How did it come to this? The evolution of immigration.

Innovation Hub
Sketch of an ocean steamer passing the Statue of Liberty. 1887. Credit: The Library of Congress

It might seem like America’s massive immigration system has always been around. But it hasn’t. Indeed, up until the early 20th century, our immigration system would have been barely recognizable to people familiar with the current system.

Katherine Benton-Cohen, author of Inventing the Immigration Problem: The Dillingham Commission and Its Legacy and an associate professor at Georgetown, says in the early days of the country, immigration wasn’t a federal matter at all. The states controlled it. And even when the federal government started to step in toward the tail end of the 19th century, it was relatively easy to immigrate to the US. (If you were migrating from anywhere other than China, that is. The Chinese Exclusion Act of 1882 almost completely halted Chinese immigration into the US until the mid-20th century.)

There were some exceptions: Criminals, paupers, “insane persons” and people with diseases could be turned away. But even if you had a disease, that wasn’t necessarily the end of it. “My husband’s grandfather was ill when he arrived from Eastern Europe,” Benton-Cohen points out. “And he stayed in a hospital on Ellis Island until he recovered and then he was released to his family.” She says that even though there was intense anxiety among immigrants about getting into America, the examination was about a minute long, and “something like 98 percent of people passed.”

All of this changed in the early 20th century. And one of the main reasons it changed was the Dillingham Commission.

The commission, formed in 1907 by Congress, was tasked with investigating the state of immigration and coming up with recommendations on how to improve the government’s approach. It included senators, congressmen, a fair number of social scientists and other experts. They worked until 1911 and came up with thousands of pages of reports and analyses. In the end, the commission concluded that immigration from Southern and Eastern Europe was a problem. And it offered recommendations.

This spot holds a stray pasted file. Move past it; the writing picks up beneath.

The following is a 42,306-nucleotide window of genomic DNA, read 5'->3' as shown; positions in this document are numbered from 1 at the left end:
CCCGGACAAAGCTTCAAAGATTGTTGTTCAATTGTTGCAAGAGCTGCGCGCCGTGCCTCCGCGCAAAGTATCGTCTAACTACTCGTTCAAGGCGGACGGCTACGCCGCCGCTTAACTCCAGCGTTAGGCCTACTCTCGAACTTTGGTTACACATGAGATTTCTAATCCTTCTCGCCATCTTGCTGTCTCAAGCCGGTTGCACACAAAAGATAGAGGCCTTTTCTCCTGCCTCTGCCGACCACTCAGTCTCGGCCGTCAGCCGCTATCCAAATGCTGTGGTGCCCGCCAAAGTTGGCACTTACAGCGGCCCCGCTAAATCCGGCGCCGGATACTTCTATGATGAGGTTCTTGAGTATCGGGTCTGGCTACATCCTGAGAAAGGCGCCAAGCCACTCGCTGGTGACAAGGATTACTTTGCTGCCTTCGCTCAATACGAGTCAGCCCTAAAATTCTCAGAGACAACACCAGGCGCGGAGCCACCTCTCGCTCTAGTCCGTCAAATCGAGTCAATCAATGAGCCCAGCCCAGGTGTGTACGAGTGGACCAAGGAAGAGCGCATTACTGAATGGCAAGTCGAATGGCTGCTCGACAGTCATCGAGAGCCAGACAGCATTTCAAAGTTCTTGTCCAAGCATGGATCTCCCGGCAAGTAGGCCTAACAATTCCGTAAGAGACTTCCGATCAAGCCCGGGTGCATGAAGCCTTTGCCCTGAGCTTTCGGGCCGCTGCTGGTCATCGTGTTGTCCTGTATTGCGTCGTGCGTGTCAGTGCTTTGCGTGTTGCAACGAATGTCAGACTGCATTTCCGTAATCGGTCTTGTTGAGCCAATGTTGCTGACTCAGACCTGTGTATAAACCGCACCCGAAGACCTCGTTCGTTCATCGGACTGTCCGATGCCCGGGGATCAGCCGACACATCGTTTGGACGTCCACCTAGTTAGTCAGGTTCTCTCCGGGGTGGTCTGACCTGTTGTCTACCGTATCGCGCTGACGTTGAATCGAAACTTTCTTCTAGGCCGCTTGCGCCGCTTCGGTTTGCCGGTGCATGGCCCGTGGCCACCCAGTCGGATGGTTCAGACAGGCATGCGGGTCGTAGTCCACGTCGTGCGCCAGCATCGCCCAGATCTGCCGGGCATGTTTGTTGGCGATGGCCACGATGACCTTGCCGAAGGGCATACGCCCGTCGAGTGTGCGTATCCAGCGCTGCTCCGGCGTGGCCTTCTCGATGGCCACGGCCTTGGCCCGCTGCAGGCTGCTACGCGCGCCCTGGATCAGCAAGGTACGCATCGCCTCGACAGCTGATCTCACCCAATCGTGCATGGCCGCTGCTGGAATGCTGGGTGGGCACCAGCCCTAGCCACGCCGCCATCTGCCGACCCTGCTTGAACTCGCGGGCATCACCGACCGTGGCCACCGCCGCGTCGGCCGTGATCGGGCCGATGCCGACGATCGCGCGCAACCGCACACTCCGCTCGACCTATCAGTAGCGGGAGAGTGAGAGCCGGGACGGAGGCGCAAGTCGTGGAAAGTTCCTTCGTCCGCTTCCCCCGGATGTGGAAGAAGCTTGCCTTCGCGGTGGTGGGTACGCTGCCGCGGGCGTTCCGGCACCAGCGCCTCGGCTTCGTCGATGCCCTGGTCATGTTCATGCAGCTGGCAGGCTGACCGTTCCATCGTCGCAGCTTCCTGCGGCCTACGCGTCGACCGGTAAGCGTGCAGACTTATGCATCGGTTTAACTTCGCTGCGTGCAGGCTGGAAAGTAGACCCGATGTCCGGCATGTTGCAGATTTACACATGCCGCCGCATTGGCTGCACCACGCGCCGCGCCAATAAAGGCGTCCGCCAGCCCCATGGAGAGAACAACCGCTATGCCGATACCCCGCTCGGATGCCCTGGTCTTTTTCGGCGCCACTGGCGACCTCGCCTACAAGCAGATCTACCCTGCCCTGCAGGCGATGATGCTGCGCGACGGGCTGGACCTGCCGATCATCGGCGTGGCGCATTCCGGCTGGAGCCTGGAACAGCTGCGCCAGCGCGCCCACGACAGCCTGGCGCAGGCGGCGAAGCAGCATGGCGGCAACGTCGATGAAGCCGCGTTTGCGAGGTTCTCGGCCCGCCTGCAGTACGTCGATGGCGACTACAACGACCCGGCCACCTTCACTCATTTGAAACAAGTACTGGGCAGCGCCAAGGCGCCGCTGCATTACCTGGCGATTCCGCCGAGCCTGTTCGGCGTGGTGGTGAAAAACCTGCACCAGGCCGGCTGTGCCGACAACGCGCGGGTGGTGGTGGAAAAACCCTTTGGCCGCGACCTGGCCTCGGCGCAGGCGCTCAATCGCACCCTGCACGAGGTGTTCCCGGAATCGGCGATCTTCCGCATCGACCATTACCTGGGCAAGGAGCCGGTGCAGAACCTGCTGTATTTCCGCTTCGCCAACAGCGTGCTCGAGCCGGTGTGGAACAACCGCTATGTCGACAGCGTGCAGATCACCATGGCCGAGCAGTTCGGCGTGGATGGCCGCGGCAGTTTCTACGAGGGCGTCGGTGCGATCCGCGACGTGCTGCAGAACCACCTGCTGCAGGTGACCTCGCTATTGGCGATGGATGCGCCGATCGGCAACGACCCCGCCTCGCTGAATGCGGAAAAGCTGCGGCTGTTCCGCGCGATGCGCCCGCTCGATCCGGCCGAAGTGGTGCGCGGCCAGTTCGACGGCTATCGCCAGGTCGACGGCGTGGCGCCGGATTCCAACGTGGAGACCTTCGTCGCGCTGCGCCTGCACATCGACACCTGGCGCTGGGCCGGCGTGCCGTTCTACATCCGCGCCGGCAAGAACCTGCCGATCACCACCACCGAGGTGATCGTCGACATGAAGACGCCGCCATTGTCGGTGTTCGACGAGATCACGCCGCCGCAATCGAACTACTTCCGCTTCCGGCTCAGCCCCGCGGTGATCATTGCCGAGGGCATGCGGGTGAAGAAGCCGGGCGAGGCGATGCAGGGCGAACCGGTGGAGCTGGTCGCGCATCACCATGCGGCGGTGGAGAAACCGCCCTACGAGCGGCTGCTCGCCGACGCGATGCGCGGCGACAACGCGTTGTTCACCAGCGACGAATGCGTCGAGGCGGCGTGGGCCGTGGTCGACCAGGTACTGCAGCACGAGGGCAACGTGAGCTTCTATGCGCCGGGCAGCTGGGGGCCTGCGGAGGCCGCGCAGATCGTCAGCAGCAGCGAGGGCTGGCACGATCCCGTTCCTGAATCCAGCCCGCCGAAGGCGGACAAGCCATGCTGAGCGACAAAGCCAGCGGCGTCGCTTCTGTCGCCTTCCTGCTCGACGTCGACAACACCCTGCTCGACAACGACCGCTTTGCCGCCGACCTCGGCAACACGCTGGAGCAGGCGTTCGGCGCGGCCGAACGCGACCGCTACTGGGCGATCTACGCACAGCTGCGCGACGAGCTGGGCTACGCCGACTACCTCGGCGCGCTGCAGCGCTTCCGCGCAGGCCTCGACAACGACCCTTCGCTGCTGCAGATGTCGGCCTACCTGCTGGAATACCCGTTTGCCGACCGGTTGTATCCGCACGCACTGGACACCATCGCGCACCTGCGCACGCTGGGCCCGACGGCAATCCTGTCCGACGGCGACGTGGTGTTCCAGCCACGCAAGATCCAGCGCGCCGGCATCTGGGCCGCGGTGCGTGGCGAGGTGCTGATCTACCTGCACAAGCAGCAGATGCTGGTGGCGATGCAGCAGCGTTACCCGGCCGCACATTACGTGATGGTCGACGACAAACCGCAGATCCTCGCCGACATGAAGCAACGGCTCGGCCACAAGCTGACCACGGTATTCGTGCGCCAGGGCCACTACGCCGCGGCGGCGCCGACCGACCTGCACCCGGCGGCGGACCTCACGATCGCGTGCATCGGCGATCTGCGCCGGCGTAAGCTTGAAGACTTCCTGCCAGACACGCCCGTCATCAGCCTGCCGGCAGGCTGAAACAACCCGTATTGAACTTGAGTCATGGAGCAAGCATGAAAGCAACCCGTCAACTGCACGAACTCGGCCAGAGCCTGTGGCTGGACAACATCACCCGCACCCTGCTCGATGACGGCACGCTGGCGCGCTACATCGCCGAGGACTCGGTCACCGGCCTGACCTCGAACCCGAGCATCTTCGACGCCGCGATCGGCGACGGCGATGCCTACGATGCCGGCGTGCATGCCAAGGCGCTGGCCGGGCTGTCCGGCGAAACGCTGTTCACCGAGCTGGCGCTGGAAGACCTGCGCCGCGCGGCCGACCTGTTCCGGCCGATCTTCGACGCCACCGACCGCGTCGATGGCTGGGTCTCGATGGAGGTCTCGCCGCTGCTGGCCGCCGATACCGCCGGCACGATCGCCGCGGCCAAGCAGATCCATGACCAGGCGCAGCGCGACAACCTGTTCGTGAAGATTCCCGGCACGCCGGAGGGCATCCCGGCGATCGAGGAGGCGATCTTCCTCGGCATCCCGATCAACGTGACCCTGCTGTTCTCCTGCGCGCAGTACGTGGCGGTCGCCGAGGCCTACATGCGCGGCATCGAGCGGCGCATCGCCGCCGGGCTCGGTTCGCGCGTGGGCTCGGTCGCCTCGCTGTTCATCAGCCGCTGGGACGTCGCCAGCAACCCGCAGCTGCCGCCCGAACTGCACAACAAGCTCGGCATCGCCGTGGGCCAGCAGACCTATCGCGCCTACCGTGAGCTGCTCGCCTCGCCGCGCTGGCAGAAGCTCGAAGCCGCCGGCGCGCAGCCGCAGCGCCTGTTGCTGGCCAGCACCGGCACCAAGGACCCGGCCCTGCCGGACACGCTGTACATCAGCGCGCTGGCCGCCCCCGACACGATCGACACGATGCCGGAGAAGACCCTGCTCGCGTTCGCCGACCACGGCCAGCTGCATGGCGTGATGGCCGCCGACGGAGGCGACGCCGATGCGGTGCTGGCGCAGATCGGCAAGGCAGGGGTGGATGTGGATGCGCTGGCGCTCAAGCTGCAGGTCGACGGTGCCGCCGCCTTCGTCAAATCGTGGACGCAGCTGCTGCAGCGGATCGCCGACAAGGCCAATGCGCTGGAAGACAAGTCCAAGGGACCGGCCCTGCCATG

“I like to say that the [Dillingham] Commission was one of the most successful commissions ever convened,” Benton-Cohen says. “Because almost all of its recommendations were turned into law, eventually.”

The Dillingham Commission had two major recommendations: A literacy test and a quota system. The quota system was a huge departure from previous policy. And though it took a while for the commission’s recommendations to become law, with the Emergency Quota Act of 1921, quotas became a centerpiece of America’s immigration system.

As to why the Dillingham Commission was so successful, it’s important to look at the context of the time. Benton-Cohen makes the point that, in the early 20th century, almost 15 percent of the American population was foreign-born.

These immigrants settled in large metropolitan cities like New York and Chicago, but also in smaller communities, from West Virginia mining towns to factory villages in the Hudson Valley.

"Old Stock Americans were confronting new kinds of neighbors,” Benton-Cohen says. Communities were changing, immigration was expanding, and that has some parallels to today.

After the quota system was established, followed by the Great Depression, the number of foreign-born Americans dropped drastically. It was around 5 percent by 1960. But by 2015, with the easing of the quota system and the Hart-Celler act of 1965, it rose again — to nearly 13 percent in 2010. We have nearly equaled the percentage of foreign-born Americans of a century ago.

However, there are differences between immigration in the early 20th century and today. For one, immigrants aren’t mostly coming by steamship from Europe. Far more are from Central America, coming via a variety of means including across the Southern border.

Also, a century ago, presidents were wary of publicly decrying immigration. “Presidents understood it was bad diplomacy to call immigration a problem, to target certain national groups that might anger our diplomatic allies or stir up trouble,” according to Benton-Cohen. “Presidents also did not want to anger constituents, many millions of whom were immigrants or their children.”

It’s a marked difference from where we are now. “If you want to contrast 2018 presidential rhetoric on immigration, you don’t have to go back to Obama or Bush or Carter, you can go to Grover Cleveland and what he said about this being a nation of immigrants ... it’s really quite moving,” Benton-Cohen says.

A version of this story originally appeared on Innovation Hub

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